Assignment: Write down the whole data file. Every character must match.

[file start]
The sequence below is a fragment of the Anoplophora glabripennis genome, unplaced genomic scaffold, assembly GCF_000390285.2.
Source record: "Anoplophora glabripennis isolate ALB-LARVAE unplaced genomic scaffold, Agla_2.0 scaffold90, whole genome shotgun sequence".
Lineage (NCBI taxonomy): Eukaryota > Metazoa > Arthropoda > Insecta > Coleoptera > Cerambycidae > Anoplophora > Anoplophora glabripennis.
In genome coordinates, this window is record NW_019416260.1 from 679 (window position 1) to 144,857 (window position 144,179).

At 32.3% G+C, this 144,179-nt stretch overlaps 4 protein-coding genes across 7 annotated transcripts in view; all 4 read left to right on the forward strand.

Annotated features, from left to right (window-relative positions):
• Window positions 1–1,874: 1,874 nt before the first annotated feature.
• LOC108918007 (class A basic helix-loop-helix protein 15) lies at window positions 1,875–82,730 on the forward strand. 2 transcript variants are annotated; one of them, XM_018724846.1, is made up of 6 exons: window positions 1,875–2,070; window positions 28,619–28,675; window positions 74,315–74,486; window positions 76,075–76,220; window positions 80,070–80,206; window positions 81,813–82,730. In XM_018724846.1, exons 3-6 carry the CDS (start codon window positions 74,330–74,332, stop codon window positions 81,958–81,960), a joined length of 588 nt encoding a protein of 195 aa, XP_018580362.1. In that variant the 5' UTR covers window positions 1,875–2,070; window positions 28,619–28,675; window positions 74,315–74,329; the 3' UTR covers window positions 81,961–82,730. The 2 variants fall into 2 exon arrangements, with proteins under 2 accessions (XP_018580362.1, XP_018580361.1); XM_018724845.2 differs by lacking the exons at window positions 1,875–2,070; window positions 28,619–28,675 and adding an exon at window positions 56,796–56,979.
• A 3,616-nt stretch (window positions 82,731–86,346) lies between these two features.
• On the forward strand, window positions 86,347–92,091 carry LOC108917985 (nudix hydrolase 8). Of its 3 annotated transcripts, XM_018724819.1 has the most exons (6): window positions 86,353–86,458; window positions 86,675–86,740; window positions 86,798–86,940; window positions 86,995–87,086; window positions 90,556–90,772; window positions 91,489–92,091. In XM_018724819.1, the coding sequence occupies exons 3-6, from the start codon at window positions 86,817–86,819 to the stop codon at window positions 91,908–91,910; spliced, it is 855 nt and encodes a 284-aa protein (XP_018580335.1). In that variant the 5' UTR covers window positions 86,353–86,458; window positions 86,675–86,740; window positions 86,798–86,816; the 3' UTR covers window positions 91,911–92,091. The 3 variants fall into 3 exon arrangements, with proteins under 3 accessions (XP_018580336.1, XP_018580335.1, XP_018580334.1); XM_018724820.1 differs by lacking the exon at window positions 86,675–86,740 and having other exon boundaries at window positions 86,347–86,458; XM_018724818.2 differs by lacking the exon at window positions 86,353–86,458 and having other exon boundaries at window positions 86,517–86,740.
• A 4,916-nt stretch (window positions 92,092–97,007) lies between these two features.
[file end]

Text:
The sequence below is a fragment of the Anoplophora glabripennis genome, unplaced genomic scaffold, assembly GCF_000390285.2.
Source record: "Anoplophora glabripennis isolate ALB-LARVAE unplaced genomic scaffold, Agla_2.0 scaffold90, whole genome shotgun sequence".
Lineage (NCBI taxonomy): Eukaryota > Metazoa > Arthropoda > Insecta > Coleoptera > Cerambycidae > Anoplophora > Anoplophora glabripennis.
In genome coordinates, this window is record NW_019416260.1 from 679 (window position 1) to 144,857 (window position 144,179).

At 32.3% G+C, this 144,179-nt stretch overlaps 4 protein-coding genes across 7 annotated transcripts in view; all 4 read left to right on the forward strand.

Annotated features, from left to right (window-relative positions):
• Window positions 1–1,874: 1,874 nt before the first annotated feature.
• LOC108918007 (class A basic helix-loop-helix protein 15) lies at window positions 1,875–82,730 on the forward strand. 2 transcript variants are annotated; one of them, XM_018724846.1, is made up of 6 exons: window positions 1,875–2,070; window positions 28,619–28,675; window positions 74,315–74,486; window positions 76,075–76,220; window positions 80,070–80,206; window positions 81,813–82,730. In XM_018724846.1, exons 3-6 carry the CDS (start codon window positions 74,330–74,332, stop codon window positions 81,958–81,960), a joined length of 588 nt encoding a protein of 195 aa, XP_018580362.1. In that variant the 5' UTR covers window positions 1,875–2,070; window positions 28,619–28,675; window positions 74,315–74,329; the 3' UTR covers window positions 81,961–82,730. The 2 variants fall into 2 exon arrangements, with proteins under 2 accessions (XP_018580362.1, XP_018580361.1); XM_018724845.2 differs by lacking the exons at window positions 1,875–2,070; window positions 28,619–28,675 and adding an exon at window positions 56,796–56,979.
• A 3,616-nt stretch (window positions 82,731–86,346) lies between these two features.
• On the forward strand, window positions 86,347–92,091 carry LOC108917985 (nudix hydrolase 8). Of its 3 annotated transcripts, XM_018724819.1 has the most exons (6): window positions 86,353–86,458; window positions 86,675–86,740; window positions 86,798–86,940; window positions 86,995–87,086; window positions 90,556–90,772; window positions 91,489–92,091. In XM_018724819.1, the coding sequence occupies exons 3-6, from the start codon at window positions 86,817–86,819 to the stop codon at window positions 91,908–91,910; spliced, it is 855 nt and encodes a 284-aa protein (XP_018580335.1). In that variant the 5' UTR covers window positions 86,353–86,458; window positions 86,675–86,740; window positions 86,798–86,816; the 3' UTR covers window positions 91,911–92,091. The 3 variants fall into 3 exon arrangements, with proteins under 3 accessions (XP_018580336.1, XP_018580335.1, XP_018580334.1); XM_018724820.1 differs by lacking the exon at window positions 86,675–86,740 and having other exon boundaries at window positions 86,347–86,458; XM_018724818.2 differs by lacking the exon at window positions 86,353–86,458 and having other exon boundaries at window positions 86,517–86,740.
• A 4,916-nt stretch (window positions 92,092–97,007) lies between these two features.